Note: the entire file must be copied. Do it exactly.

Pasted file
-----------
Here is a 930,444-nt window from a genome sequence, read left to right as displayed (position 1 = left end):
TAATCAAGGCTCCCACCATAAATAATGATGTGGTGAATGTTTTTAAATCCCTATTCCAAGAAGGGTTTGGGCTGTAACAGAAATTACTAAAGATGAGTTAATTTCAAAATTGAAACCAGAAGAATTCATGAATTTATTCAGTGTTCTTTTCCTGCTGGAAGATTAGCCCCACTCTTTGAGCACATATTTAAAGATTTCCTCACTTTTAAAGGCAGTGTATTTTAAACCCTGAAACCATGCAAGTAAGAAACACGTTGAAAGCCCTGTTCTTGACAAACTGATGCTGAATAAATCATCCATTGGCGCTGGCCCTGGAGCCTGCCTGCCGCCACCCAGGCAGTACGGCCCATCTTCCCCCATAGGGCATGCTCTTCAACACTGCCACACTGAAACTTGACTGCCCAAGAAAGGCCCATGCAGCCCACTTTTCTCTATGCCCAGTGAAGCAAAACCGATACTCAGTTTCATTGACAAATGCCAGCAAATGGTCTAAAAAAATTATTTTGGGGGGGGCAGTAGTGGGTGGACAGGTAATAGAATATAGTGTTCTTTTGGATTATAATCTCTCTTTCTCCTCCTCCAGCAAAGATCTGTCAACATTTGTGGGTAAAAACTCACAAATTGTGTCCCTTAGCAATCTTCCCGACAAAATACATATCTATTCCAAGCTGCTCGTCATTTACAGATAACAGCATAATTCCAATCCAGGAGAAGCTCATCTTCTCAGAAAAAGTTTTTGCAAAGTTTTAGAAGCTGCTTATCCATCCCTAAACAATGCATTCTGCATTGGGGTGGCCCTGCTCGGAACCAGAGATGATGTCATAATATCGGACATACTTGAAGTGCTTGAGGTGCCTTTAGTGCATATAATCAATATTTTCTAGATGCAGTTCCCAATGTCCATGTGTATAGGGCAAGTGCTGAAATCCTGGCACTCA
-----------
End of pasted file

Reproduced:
Here is a 930,444-nt window from a genome sequence, read left to right as displayed (position 1 = left end):
TAATCAAGGCTCCCACCATAAATAATGATGTGGTGAATGTTTTTAAATCCCTATTCCAAGAAGGGTTTGGGCTGTAACAGAAATTACTAAAGATGAGTTAATTTCAAAATTGAAACCAGAAGAATTCATGAATTTATTCAGTGTTCTTTTCCTGCTGGAAGATTAGCCCCACTCTTTGAGCACATATTTAAAGATTTCCTCACTTTTAAAGGCAGTGTATTTTAAACCCTGAAACCATGCAAGTAAGAAACACGTTGAAAGCCCTGTTCTTGACAAACTGATGCTGAATAAATCATCCATTGGCGCTGGCCCTGGAGCCTGCCTGCCGCCACCCAGGCAGTACGGCCCATCTTCCCCCATAGGGCATGCTCTTCAACACTGCCACACTGAAACTTGACTGCCCAAGAAAGGCCCATGCAGCCCACTTTTCTCTATGCCCAGTGAAGCAAAACCGATACTCAGTTTCATTGACAAATGCCAGCAAATGGTCTAAAAAAATTATTTTGGGGGGGGCAGTAGTGGGTGGACAGGTAATAGAATATAGTGTTCTTTTGGATTATAATCTCTCTTTCTCCTCCTCCAGCAAAGATCTGTCAACATTTGTGGGTAAAAACTCACAAATTGTGTCCCTTAGCAATCTTCCCGACAAAATACATATCTATTCCAAGCTGCTCGTCATTTACAGATAACAGCATAATTCCAATCCAGGAGAAGCTCATCTTCTCAGAAAAAGTTTTTGCAAAGTTTTAGAAGCTGCTTATCCATCCCTAAACAATGCATTCTGCATTGGGGTGGCCCTGCTCGGAACCAGAGATGATGTCATAATATCGGACATACTTGAAGTGCTTGAGGTGCCTTTAGTGCATATAATCAATATTTTCTAGATGCAGTTCCCAATGTCCATGTGTATAGGGCAAGTGCTGAAATCCTGGCACTCA